Today marks 62 years since about 20 000 South African women from all backgrounds and races marched to the Union Buildings in Pretoria to protest against apartheid pass laws. National Women’s Day is time, especially, to commemorate and honour the courageous women who took a brave stance against the ruthless apartheid regime’s unjust laws.
This year’s Women’s Day coincides with the centenary commemoration of the births of former President Nelson Mandela and Ms Albertina Sisulu.
A remarkable and fierce leader, MaSisulu was one of the organisers of the 1956 march, playing a pivotal role in planning the logistics involved in helping women bypass police roadblocks set up to prevent large groups from travelling to Pretoria.
She was arrested under the General Law Amendment Act in 1963 and was kept in solitary confinement for nearly two months. MaSisulu was again detained and put in solitary confinement in 1981 and later in 1985. Banning orders and house arrest followed the prison confinement.
MaSisulu became known as the “Mother of the Nation” for the grace and strength with which she dedicated her life to the struggle for human rights.
On this day, Parliament’s National Assembly Speaker Ms Baleka Mbete and National Council of Provinces Chairperson Ms Thandi Modise salute the women of 1956 for their courage and resilience. Their resolve and unwavering commitment towards ensuring a free and just South Africa for all women is exemplary. Parliament also honours South African, whose struggle for justice, equality, fairness and an end to the ills facing society must continue until women are completely free and patriarchy, in all its manifestations, is uprooted.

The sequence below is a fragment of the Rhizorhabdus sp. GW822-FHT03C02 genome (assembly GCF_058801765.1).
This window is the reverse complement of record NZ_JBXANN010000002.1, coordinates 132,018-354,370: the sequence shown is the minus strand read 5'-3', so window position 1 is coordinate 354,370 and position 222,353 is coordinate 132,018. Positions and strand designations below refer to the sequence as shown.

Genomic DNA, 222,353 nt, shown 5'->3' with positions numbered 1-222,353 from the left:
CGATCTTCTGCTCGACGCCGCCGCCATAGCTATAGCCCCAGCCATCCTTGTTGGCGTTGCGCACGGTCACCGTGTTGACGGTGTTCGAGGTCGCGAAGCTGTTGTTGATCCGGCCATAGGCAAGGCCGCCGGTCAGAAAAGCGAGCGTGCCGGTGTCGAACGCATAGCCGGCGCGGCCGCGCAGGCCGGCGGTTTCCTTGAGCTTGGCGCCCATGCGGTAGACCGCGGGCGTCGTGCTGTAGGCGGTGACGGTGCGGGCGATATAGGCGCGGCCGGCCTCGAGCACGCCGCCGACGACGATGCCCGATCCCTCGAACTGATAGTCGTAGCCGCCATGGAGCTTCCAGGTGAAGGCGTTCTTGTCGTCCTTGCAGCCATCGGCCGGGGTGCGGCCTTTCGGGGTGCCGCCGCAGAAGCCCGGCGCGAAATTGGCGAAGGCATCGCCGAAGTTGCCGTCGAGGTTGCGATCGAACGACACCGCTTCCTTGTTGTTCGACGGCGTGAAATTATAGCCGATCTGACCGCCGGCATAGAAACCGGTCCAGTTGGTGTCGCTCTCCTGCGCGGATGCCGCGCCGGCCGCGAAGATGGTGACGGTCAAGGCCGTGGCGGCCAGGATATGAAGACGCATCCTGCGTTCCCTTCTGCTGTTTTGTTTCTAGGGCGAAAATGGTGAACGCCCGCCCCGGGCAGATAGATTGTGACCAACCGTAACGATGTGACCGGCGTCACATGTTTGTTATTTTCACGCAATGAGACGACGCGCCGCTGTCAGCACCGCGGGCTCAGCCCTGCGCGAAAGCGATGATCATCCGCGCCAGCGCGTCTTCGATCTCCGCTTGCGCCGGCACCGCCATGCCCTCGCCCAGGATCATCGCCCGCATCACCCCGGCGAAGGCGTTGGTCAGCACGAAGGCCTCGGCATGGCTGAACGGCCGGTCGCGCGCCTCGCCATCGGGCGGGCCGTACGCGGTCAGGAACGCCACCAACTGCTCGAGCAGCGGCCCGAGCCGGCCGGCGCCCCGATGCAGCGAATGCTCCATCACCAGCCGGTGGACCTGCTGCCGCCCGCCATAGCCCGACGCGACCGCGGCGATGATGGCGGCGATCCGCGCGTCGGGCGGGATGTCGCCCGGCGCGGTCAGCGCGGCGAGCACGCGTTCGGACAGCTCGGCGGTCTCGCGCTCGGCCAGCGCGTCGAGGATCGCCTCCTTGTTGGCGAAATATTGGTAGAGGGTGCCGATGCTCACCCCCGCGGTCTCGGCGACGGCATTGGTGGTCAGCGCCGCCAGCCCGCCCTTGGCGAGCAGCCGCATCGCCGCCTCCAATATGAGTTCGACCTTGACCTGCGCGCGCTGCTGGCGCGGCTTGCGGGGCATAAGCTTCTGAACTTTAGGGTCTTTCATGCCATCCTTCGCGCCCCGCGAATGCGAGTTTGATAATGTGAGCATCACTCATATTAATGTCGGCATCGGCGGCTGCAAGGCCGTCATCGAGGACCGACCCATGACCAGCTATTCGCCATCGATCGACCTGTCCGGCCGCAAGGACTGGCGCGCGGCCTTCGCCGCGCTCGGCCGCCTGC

As we mark this year’s Women’s Day, crime against women in South Africa continues to be a cancer that filters through society. Statistics South Africa’s 2016/17 Victims of Crime report says that 250 out of every 100 000 women were victims of sexual offences. South African Police Service crime statistics for 2016/17 also show that 80% of the reported sexual offences were rape.
These figures are among the highest in the world, hence women across the length and breadth of South Africa are rising against this scourge, such as on 1 August when women took to the streets in a National Shutdown March to protest against the high rates of femicide and gender-based violence in South Africa. While Parliament has passed a number of pieces of legislation since 1994 aimed at advancing the rights of women, much more needs to be done to eliminate vestiges of patriarchal gender relations in this country. South Africa can never claim freedom if more than half of her population bear the brunt of economic and social marginalisation, gender-based violence, humiliation, deprivation and discrimination.
As South Africans observe this day, the Presiding Officers of Parliament’s thoughts and sympathies are once again with the families and friends of all the victims of sexual and gender-based violence. Heartfelt condolences are also extended to the family and friends of the late Khensani Maseko, whose young and promising life was brought to an abrupt end in a heart-breaking manner that shook the nation. The Presiding Officers condemn this endemic social ill of violence against women and urge South Africans, particularly men, to actively join the movement for the eradication of this scourge plaguing our nation. There must be no hiding place for perpetrators of all forms of crime against women in our society. Parliament will continue to intensify its interventions under its constitutional powers, including holding authorities whose statutory responsibility is to eliminate such criminality from our society, accountable in relation to how they fulfill their role.
We salute the women of South Africa on this important day.
Distributed by APO Group on behalf of Republic of South Africa: The Parliament.